EAST RUTHERFORD, N.J., SEPT. 23 -- The Miami Dolphins now have a running game; the Miami Dolphins even have a defense. No matter, the Miami Dolphins are still Dan Marino. And the New York Giants, playing defense the way they did in their 1986 championship season, forced Marino into his fourth-worst game as a pro.

Marino completed only 16 of 30 passes, covering just 115 yards. No touchdowns, two interceptions. Some statistics lie; Marino's tell the complete truth about the Giants' 20-3 domination of the Dolphins at Giants Stadium this afternoon. Only 13 times in Marino's eight-year career has he failed to throw at least one touchdown, but the Dolphins have lost 11 of those games, including today's.

He was sacked only once -- of course Lawrence Taylor was in on it -- but was hurried and harassed just about every other dropback by a Giants team that is now 3-0. "We didn't challenge at all," Dolphins Coach Don Shula said of his 2-1 team. "Offensively, we didn't generate anything. We had nowhere to run. We didn't make any plays. It was an education for our offensive line."

The only downer for the Giants is that Taylor pulled a hamstring on the last play of the game, trying to sack backup quarterback Scott Secules. Why he was even on the field with his team leading by 17 points went unexplained. While Taylor, who had to be helped off the field, took a back-door exit from the locker room, Coach Bill Parcells left only hints. "I can't think for everyone around here," he said.

It was tough to figure whether Parcells was talking about Taylor or an assistant coach who might have been in charge of such a thing. The extent of Taylor's injury will be determined later; fortunately for the Giants, they play the lowly Cowboys next week and are idle the following week.

With Taylor playing as well, perhaps, as ever, the Giants' defense executed a well-conceived game plan to near perfection.

"Dan's always operated on pre-snap reads," new Giants safety Dave Duerson said. "He has a tendency to bite on a certain look. But when he lined up against us, what he saw at first wasn't real. We showed him something we weren't really running, and as a result he threw into coverages a lot."

The Giants' secondary also played almost exclusively zone defense so that the defensive backs wouldn't have to turn their heads, as they would in man-to-man defense. When the quarterback has a lot of time against a zone, his receivers can find the soft spots, especially when those receivers' names are Mark Clayton and Mark Duper.

But when the front seven of the defense includes linebackers Taylor, Carl Banks and Pepper Johnson, the receivers don't have time to improvise. "It's simple," another new Giants defensive back, Everson Walls, said. "If you give Dan time to throw he'll pass you to death. Our front seven didn't give him very long."

Except for a brief stretch at the start of the second half (which to Miami's only points, a 51-yard field goal by Pete Stoyanovich), Marino rarely was able to complete two consecutive passes. "I just didn't make very much happen today," he said. "Neither did anybody else. We just couldn't put two and three good plays together. Then we tried to go downfield {deep routes} and that didn't work either."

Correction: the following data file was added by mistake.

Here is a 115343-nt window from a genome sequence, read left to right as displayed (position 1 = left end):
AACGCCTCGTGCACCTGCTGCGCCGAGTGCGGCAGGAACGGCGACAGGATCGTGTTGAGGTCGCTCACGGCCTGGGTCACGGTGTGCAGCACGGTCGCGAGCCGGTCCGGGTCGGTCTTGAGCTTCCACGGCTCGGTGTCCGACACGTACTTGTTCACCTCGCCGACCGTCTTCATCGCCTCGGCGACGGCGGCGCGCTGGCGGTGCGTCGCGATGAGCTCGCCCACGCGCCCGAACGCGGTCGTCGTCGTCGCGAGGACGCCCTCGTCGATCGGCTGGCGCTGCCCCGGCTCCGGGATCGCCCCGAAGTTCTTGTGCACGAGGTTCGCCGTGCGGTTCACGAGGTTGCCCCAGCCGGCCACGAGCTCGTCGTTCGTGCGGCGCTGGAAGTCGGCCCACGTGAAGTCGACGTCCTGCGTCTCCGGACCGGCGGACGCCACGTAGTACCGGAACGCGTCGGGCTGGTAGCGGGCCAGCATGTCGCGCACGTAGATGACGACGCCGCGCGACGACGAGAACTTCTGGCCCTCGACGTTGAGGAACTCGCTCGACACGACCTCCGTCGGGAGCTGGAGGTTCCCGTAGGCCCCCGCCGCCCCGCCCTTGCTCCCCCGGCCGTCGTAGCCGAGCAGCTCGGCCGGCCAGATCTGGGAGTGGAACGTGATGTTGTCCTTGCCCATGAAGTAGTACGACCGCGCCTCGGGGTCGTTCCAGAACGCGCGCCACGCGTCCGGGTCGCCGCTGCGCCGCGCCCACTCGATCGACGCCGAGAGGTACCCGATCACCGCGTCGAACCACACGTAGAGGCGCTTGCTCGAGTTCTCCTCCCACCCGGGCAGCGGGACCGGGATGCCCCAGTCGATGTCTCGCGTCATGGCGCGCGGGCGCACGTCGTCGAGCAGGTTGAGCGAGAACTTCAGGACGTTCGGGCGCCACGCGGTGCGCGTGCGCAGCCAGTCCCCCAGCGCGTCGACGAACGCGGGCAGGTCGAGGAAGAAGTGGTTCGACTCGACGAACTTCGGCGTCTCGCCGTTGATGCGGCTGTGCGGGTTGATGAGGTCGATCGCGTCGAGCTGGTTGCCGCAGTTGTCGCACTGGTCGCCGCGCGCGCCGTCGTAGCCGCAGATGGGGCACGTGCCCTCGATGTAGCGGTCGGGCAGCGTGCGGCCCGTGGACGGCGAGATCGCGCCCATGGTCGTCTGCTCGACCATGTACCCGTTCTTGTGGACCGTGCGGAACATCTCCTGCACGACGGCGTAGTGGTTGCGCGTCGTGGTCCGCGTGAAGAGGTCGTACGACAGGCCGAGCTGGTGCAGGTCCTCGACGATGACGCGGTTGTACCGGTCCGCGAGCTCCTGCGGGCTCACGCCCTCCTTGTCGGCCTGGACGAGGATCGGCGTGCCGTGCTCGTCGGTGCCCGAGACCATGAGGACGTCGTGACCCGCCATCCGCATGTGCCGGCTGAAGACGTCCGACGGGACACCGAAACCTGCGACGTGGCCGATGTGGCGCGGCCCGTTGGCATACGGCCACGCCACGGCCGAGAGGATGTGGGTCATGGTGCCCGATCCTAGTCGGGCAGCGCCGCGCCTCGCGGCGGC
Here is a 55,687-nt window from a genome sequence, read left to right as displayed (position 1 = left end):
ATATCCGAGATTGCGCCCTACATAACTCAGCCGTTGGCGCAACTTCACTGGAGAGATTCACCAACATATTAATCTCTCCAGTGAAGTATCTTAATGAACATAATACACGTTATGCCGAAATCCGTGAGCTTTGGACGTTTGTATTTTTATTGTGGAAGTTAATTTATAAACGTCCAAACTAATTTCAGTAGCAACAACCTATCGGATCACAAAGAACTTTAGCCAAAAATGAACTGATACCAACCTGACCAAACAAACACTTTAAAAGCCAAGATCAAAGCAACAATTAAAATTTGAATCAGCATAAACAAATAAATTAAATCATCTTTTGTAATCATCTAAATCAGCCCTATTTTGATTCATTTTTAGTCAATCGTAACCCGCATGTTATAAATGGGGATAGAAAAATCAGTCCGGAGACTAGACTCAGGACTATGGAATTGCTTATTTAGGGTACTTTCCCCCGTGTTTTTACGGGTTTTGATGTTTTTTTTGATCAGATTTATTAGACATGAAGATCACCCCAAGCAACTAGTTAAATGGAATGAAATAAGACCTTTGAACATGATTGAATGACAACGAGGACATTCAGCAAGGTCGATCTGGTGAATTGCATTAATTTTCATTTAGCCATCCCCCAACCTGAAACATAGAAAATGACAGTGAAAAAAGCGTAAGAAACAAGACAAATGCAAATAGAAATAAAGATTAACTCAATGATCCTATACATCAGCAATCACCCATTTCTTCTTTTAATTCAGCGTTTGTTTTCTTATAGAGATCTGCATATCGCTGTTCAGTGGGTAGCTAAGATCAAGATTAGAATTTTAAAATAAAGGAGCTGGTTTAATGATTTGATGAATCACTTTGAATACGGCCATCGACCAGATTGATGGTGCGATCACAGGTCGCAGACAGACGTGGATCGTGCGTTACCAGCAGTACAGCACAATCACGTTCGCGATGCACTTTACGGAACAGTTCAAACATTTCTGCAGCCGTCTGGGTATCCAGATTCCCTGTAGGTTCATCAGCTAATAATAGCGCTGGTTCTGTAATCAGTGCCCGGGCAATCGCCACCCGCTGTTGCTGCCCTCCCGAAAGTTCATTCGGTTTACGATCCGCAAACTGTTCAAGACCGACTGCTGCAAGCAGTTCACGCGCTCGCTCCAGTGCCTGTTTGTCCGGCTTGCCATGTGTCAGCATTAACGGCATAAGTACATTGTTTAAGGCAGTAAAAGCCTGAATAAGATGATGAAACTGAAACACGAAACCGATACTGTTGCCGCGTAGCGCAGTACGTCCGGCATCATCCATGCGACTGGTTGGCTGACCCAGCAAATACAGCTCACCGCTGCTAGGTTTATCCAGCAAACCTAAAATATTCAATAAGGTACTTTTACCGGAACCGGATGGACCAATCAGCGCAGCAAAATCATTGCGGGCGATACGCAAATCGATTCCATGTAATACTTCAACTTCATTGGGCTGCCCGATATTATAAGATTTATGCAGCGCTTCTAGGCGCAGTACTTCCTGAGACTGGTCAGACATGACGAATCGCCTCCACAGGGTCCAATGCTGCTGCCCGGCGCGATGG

Part of Marino's problem was he wasn't on the field very much. Three plays the entire first quarter. For the game, the Giants held the ball more than 40 minutes and ran 80 offensive plays to the Dolphins' 44. The first long New York drive -- it lasted 10 minutes -- produced only a field goal, a 22-yarder by Raul Allegre, after Lewis Tillmon was dropped for a loss on third and goal from the 3.

Late in the second quarter, the Giants livened up the offense a bit, using a flea-flicker -- Phil Simms to Ottis Anderson back to Simms, then 26 yards to Mark Ingram -- to get inside the Dolphins 10. Anderson, whose 72 yards rushing enabled him to move past Earl Campbell into the No. 8 spot for all-time rushing yardage, went in from the 1 on third and goal to make it 10-0 with two minutes to play in the half.

The Dolphins caught a tough break to start the fourth quarter when a field official -- supported by a television replay official -- ruled Clayton fumbled after catching a pass at the Miami 10. It looked very much like Clayton never had possession of the ball. "One bad call didn't make the game," Clayton said, "but what's the use of instant replay if they are not going to use it right? I didn't have control. They were blowing calls all day."

Regardless, a diving Taylor beat a diving Marino to the loose ball, leading to Anderson's two-yard touchdown run for the 17-3 lead.

A two-touchdown deficit might not be insurmountable for Marino against most defenses, but the Giants kept him guessing -- incorrectly. And even when Marino did guess right, a stiff wind took an apparent touchdown away from him. A long pass to a streaking, wide-open Duper held up in the air too long, and was picked off by free safety Myron Guyton, who pitched back to Walls for a 40-yard return.

"It was a great play by Guyton to play navigator," Walls said. "Every pass {Marino} threw was blowing back, so he played it perfectly."

That's the kind of defensive game it was for the Giants, one which had Duerson comparing it to his former team, the '85 Bears under Buddy Ryan, and Walls to the Cowboys' Doomsday outfits of the early '80s. The Dolphins rushed for 39 yards, and if you discount Secules' 16-yard scramble on the second-to-last play of the game, the backs ran 10 times for 23 yards. Marino's longest completion was 20 yards.

"During the week when we were studying film," Walls said, "Buffalo pretty much gave up" against Miami in last week's 30-7 loss. And in the opener against "New England, the secondary didn't play up to its ability, which was surprising considering they see Miami twice a year. No way that was going to happen to us. With the guys we have up front, we don't have to play pass defense for very long."